I’m glad you brought this up, because it’s a consistent failure in so many horror movies, and especially in slasher movies that imitate Texas Chain Saw Massacre. Caring about characters is such a fundamental part of storytelling and yet all these horror movies proceed as if they just can’t be bothered, as if their work is done once an attractive actor is cast in the part.
A couple of recent movies that immediately come to mind for me – I suppose it’s just a coincidence that they’re both Australian? – are Wolf Creek and Black Water. Both movies really give the characters time to breathe and develop before introducing any kind of horror, and what makes them effective is that they’re so uncompromising once they do introduce horror. Those are two movies that really understand the formula that brutality is only as effective as whatever empathy you can earn from the audience.
This is where I hope you’ll check it out again at some point, because my recollection was the same as yours. Why would I care about any of these characters when I could barely remember anything about them? Except that there was an annoying guy in a wheelchair?
Because I now think Texas Chain Saw Massacre is in the same category as Wolf Creek and Black Water when it comes to giving the characters time to breathe and working to establish empathy. Not so much for Kirk, Pam, and Jerry, who are pretty quickly dispatched (although I do think Pam’s earnest explanation of astrology is incredibly endearing). But the brother/sister relationship between Sally and Franklin is given a decent amount of time and attention. The way she cares for him, but is annoyed by him. And especially when she makes a decision to leave him alone at the van to go find Jerry, but then Franklin falls apart, terrified at being left alone. At that point, Franklin isn’t just a weird sidekick; he’s a burden, and they both know it, and it’s agonizing to them each in their own way.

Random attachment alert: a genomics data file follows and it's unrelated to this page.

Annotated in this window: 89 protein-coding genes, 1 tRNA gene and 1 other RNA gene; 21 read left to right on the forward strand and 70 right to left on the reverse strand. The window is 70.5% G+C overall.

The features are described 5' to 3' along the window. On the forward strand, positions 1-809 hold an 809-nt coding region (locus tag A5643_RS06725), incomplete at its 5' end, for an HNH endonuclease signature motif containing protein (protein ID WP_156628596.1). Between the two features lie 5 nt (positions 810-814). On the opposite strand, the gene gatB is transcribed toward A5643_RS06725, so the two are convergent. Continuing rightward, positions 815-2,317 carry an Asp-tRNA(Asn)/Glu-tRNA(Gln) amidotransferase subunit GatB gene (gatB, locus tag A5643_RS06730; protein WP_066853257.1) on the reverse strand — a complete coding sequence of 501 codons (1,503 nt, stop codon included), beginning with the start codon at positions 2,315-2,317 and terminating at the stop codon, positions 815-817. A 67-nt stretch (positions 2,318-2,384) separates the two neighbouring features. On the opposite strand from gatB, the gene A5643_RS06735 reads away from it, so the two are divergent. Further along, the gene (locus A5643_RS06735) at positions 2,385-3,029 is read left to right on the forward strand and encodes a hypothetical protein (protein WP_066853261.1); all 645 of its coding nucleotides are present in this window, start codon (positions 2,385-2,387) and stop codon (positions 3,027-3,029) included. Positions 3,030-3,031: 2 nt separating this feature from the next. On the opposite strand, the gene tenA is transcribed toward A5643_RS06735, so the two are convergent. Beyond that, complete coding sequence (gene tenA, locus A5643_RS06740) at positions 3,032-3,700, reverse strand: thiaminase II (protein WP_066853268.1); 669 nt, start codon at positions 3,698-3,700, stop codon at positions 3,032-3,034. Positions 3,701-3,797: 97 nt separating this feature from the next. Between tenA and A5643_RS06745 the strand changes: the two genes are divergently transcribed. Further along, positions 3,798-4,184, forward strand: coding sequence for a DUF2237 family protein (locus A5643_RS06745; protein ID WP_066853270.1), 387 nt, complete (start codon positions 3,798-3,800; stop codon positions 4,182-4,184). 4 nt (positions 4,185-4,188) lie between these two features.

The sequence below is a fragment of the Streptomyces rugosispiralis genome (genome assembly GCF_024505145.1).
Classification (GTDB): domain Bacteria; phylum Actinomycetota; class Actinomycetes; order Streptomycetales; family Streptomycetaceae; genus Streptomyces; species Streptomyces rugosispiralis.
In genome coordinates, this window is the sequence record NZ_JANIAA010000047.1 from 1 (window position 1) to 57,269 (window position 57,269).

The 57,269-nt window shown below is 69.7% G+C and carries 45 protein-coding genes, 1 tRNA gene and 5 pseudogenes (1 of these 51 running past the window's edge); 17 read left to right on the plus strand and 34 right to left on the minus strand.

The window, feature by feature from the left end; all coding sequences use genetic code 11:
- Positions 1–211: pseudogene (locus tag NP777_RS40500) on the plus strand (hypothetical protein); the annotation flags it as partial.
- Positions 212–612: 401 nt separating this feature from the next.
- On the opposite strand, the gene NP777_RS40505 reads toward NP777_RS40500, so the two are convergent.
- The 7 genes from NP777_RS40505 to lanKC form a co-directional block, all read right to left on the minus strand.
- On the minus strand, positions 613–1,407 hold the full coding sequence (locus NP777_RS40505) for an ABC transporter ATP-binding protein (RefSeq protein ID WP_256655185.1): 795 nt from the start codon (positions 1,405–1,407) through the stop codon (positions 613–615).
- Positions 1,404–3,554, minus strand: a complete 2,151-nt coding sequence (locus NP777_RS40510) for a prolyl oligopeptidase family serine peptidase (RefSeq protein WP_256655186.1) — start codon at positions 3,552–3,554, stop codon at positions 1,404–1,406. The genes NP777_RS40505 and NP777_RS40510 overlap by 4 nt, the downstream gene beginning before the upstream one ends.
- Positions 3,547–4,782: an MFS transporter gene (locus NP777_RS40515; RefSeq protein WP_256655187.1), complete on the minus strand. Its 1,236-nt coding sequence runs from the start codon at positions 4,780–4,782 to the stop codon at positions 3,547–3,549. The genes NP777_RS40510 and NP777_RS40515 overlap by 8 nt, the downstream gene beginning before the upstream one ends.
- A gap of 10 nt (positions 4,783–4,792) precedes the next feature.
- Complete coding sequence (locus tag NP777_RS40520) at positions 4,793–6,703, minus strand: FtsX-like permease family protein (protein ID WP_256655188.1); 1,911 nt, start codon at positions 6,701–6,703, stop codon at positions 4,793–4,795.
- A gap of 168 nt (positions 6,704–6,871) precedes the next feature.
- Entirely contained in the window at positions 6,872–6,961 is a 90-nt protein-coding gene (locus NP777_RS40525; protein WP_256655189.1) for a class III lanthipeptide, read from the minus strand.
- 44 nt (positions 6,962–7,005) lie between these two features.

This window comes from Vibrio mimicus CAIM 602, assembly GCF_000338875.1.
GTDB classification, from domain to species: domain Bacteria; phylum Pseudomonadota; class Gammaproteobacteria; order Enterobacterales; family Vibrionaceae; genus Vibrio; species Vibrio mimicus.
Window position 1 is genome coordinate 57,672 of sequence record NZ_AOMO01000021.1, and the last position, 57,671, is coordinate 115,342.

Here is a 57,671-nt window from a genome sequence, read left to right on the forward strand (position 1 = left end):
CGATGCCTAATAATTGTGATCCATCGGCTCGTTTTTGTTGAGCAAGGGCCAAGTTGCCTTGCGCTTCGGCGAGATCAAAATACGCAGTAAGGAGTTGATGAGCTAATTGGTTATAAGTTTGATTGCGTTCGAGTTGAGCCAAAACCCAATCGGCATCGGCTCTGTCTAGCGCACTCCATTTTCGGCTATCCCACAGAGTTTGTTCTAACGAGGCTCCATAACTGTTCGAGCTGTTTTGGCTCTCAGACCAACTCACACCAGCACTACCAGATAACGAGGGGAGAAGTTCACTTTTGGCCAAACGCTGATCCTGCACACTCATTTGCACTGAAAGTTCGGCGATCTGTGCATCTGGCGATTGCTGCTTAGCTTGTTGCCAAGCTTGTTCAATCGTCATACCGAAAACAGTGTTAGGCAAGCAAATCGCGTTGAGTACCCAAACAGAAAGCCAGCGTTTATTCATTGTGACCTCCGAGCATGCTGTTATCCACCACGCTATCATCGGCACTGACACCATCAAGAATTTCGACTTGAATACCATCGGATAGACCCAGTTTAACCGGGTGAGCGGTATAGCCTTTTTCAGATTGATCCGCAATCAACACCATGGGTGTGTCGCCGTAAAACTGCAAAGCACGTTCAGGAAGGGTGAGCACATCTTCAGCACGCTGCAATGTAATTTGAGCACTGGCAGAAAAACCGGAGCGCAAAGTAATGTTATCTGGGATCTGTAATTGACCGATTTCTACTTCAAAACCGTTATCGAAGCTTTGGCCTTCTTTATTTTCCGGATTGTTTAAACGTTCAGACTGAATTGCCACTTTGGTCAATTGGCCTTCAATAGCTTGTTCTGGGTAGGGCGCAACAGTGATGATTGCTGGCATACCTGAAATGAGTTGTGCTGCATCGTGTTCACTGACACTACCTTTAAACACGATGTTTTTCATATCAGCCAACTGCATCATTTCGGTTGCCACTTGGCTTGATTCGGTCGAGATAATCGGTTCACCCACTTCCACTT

This, too, is where you start to see how much Tobe Hooper expects from Marilyn Burns, who plays Sally. And of course, it’s only going to get worse. Much worse. It’s exhausting watching her power through the last third of that movie, and it’s hard not to feel sympathy not just for Sally as a character, but for Burns as an actor.
But more to the point, I think my biggest problem with horror movies lazily expecting me to care about their characters is that I have a hard time tolerating bad actors. I love watching actors work, but most horror movies don’t give the actors much to do, and they certainly don’t care enough to cast actors who are good instead of just good-looking. But I think Hooper pulled together five good actors to be his victims. Keep in mind this was 1973. An indie production. A dramatic break from traditional filmmaking and traditional presentational acting. The five actors playing the victims in Texas Chain Saw Massacre were drawn from theater arts programs in Texas rather than a casting call from the vast pool of wanna-be celebrities in Hollywood, which is where so many modern horror movies will fail before they’ve hardly even begun.